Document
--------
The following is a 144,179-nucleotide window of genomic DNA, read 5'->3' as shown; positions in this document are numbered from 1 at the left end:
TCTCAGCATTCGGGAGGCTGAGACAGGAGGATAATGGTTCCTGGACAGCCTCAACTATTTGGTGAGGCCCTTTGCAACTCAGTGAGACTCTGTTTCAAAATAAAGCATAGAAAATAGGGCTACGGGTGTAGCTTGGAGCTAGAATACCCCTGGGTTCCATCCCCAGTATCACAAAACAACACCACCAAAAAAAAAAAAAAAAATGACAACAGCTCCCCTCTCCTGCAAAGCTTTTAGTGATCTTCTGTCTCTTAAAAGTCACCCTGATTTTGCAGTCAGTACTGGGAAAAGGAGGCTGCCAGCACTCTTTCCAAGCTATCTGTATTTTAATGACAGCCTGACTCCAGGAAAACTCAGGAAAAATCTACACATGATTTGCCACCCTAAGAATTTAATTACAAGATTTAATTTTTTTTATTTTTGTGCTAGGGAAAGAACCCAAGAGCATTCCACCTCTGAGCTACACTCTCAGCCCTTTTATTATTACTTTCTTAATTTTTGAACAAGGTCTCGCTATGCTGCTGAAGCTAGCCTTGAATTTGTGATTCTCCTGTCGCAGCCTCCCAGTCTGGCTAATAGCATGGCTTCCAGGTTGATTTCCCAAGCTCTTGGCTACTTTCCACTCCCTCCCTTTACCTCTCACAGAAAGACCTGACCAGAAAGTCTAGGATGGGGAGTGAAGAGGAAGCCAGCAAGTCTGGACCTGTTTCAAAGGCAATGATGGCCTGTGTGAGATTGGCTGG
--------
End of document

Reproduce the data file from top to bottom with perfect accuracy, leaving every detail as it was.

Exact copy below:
The following is a 144,179-nucleotide window of genomic DNA, read 5'->3' as shown; positions in this document are numbered from 1 at the left end:
TCTCAGCATTCGGGAGGCTGAGACAGGAGGATAATGGTTCCTGGACAGCCTCAACTATTTGGTGAGGCCCTTTGCAACTCAGTGAGACTCTGTTTCAAAATAAAGCATAGAAAATAGGGCTACGGGTGTAGCTTGGAGCTAGAATACCCCTGGGTTCCATCCCCAGTATCACAAAACAACACCACCAAAAAAAAAAAAAAAAATGACAACAGCTCCCCTCTCCTGCAAAGCTTTTAGTGATCTTCTGTCTCTTAAAAGTCACCCTGATTTTGCAGTCAGTACTGGGAAAAGGAGGCTGCCAGCACTCTTTCCAAGCTATCTGTATTTTAATGACAGCCTGACTCCAGGAAAACTCAGGAAAAATCTACACATGATTTGCCACCCTAAGAATTTAATTACAAGATTTAATTTTTTTTATTTTTGTGCTAGGGAAAGAACCCAAGAGCATTCCACCTCTGAGCTACACTCTCAGCCCTTTTATTATTACTTTCTTAATTTTTGAACAAGGTCTCGCTATGCTGCTGAAGCTAGCCTTGAATTTGTGATTCTCCTGTCGCAGCCTCCCAGTCTGGCTAATAGCATGGCTTCCAGGTTGATTTCCCAAGCTCTTGGCTACTTTCCACTCCCTCCCTTTACCTCTCACAGAAAGACCTGACCAGAAAGTCTAGGATGGGGAGTGAAGAGGAAGCCAGCAAGTCTGGACCTGTTTCAAAGGCAATGATGGCCTGTGTGAGATTGGCTGG